For the half-year to 31 December 2014, the IPKat's regular team is supplemented by contributions from guest bloggers Rebecca Gulbul, Lucas Michels and Marie-Andrée Weiss.

Regular round-ups of the previous week's blogposts are kindly compiled by Alberto Bellan.

Monday, 1 September 2014

A matter of life and death? No, it's more important than that. Life sciences in the limelight

Shakespeare's three witches in Macbeth: 
life sciences, but no available patents ...
If you ever want evidence of the enthusiasm of intellectual property practitioners for patents, you need look no further than this weblog. While the IPKat, Merpel and their friends report, review and discuss all IP topics, some generate little more than academic interest while others stir the bile, boil the blood and generally kick-start a selection of bodily fluids that less emotive rights often fail to stimulate. But patents are the irresistible bait to which no true practitioner can fail to rise. Even subjects as apparently unsexy as the publication of patent applications and time-limits for the filing of divisional applications have been demonstrated to draw spiky comments and venomous responses from otherwise staid, stoic and respectable readers. It is therefore no surprise that, when patent law crosses the path of another enthusiast-driven topic -- in this case what is usually called "life sciences" [a term which, Merpel thinks, embraces "death sciences" too], fur flies, sparks sparkle, tempers rise and you can boil your kettle on a protagonist's forehead.

Life sciences have been mired in controversy in the European Union since most of today's patent practitioners can remember. Directive 98/44 on the legal protection of biotechnological inventions -- the so-called "Biotech Directive" -- started off as a proposal some ten years earlier, and even after its passage it was subjected to a fearsome legal challenge from the Netherlands in Case C-377/98 that was not resolved until late 2001.  Ever since then, pretty well every aspect of the patentability of life forms has been discussed, debated, dissected and diced in judicial or office proceedings [if you require further persuasion, recent Katposts touching on life science issues may be perused here, here and here].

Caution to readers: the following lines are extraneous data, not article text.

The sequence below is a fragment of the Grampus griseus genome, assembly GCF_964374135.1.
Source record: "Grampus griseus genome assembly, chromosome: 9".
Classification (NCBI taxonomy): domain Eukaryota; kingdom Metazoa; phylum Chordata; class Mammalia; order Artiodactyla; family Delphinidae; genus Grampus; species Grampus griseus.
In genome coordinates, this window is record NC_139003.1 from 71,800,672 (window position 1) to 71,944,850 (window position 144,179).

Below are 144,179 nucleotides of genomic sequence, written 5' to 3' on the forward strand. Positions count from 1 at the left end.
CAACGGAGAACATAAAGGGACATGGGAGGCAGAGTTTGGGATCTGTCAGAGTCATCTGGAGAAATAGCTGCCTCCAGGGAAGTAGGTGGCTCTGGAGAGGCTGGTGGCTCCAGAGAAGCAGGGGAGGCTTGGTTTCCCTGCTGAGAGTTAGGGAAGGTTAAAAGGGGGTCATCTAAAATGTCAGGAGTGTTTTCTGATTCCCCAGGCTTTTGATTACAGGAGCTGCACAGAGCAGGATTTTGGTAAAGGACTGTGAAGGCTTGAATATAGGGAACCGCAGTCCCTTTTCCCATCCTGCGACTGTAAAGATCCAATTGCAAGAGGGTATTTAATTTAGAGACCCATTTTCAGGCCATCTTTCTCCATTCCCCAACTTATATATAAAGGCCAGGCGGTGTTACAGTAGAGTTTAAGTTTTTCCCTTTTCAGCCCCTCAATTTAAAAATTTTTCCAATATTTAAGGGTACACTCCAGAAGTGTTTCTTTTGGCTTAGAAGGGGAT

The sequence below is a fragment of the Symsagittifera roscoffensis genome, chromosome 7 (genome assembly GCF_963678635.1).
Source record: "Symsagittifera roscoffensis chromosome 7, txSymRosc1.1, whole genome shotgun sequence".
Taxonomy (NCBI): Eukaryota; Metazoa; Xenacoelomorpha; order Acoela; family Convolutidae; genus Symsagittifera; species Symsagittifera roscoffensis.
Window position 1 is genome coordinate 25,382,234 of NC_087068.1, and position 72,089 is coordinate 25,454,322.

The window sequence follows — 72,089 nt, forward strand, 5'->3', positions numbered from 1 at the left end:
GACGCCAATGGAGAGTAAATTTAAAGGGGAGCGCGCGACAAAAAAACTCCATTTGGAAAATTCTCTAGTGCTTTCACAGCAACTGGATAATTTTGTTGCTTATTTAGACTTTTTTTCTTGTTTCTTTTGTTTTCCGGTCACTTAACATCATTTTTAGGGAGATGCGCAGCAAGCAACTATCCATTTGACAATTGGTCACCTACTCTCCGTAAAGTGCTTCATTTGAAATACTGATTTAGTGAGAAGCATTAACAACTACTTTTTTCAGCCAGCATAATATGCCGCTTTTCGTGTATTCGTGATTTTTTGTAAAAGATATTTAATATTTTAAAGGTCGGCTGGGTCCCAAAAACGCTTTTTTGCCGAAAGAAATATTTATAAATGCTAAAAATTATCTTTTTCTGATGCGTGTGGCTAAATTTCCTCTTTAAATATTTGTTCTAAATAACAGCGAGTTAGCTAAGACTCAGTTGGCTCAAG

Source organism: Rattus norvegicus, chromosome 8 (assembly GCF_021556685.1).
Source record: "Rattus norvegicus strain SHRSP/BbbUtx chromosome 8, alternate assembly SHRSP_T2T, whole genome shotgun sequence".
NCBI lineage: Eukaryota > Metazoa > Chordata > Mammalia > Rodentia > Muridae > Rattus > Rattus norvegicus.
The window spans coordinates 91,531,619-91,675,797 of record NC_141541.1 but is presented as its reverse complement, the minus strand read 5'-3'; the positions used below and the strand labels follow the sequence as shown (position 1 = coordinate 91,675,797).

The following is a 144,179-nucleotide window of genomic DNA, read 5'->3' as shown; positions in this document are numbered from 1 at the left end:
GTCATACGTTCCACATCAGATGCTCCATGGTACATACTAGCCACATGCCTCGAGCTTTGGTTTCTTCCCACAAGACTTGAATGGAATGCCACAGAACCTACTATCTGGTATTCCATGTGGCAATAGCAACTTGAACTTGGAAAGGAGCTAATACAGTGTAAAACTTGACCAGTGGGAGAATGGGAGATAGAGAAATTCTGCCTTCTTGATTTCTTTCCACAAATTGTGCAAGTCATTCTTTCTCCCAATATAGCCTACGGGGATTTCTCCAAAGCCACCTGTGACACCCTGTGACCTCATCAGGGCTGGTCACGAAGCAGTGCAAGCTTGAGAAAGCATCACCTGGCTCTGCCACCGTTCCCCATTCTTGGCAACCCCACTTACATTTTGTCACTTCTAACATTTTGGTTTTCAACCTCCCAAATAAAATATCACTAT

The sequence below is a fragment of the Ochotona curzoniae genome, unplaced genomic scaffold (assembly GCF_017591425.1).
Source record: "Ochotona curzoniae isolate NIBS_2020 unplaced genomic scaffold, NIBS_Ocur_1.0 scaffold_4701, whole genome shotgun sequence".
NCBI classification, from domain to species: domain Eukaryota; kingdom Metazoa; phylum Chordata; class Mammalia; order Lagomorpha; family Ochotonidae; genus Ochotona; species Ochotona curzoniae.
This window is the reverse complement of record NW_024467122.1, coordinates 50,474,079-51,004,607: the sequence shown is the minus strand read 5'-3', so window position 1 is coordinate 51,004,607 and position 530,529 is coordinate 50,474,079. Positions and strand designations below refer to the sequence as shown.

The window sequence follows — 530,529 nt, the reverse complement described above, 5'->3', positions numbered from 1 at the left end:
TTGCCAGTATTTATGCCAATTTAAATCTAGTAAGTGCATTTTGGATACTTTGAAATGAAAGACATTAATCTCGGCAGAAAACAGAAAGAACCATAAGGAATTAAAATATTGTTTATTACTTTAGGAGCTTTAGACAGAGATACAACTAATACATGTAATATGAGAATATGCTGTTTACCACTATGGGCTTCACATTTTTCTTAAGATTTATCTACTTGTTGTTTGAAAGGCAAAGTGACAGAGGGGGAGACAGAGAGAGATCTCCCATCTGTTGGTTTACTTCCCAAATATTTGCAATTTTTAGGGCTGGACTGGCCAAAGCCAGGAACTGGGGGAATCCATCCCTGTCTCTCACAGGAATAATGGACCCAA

Unwanted news
for patent owners
But that's not all.  Life sciences are a zone in which patent term extension is available via supplementary protection certificates for certain pharma and agrochemical products. This in turn has generated speculation and litigation which has spilled out from patent law into the neighbouring areas of regulation of market authorisations, abuse of monopoly and market distortion. This spillage has caused confusion, uncertainty and untold agony as litigants and their adversaries watch the clock tick down on the patent's term while questions are referred to the Court of Justice for rulings which, far from clarifying the law, often leave it more confused, less fit for purpose than it was before [you can sample the mess that is patent term extension in Europe on the SPC weblog here].

These topics are among the fare offered in C5's forthcoming Life Sciences IP Summit 2014 (which this weblog is, somewhat belatedly, partnering). Subtitled "Powering Business Growth through Practical and Innovative Patent Monetisation and Protection Strategies", this event is destined to address some of the most sensitive issues in the life sciences sector, and more besides.  While it's described as a "Summit", the event actually starts in the foothills with a brace of pre-conference afternoon workshops (hoe to develop and cultivate a "free-to-operate" strategy and how to craft agreements that limit the potential for future litigation).  If their synopses are an indication of their content, they will indeed require participants to do some work. The programme then ascends to the summit through a familiar list of nightmare-inducing issues, together with some relatively light though deadly serious entertainment in the form of a mock trial and some no doubt amusing speculation as to how the life sciences patent ecology might be affected by the shift to the new unitary patent and unified patent court.

Maybe I'm naive, says
Merpel, but I still can't
see the point of a
Red Light district ...
This Summit takes place from Wednesday, 12 November (that's for the afternoon workshops) and carries on through to Friday, 14 November, the venue being the Novotel Amsterdam City, Amsterdam. Merpel thinks it's quite appropriate for an event of this nature to be held in a city that is notorious for its Red Light district. After all, as a subject, life sciences is currently as sexy as they come; she's sure that the Novotel will be literally a hot bed for industry-driven discussion, dialogue and debate leading to industry-driven solutions. There's an amazing list of speakers, including too many Katfriends to mention them all by name.  This Kat would love to be there, but he'll be in Australia at the time so he hopes his friends will do a spot of blogging and tweeting on some of its finer points.   If you want to know more, you can access the event's website here. The pricing schemes are a bit complex for a fictional Kat to get his head round, but some discounts are available to suitably designated souls.  If you book quoting the organisers' Katcode LSIPKAT, they might just be even nicer to you ...

A matter of life and death here
More important than life and death? Bill Shankly here

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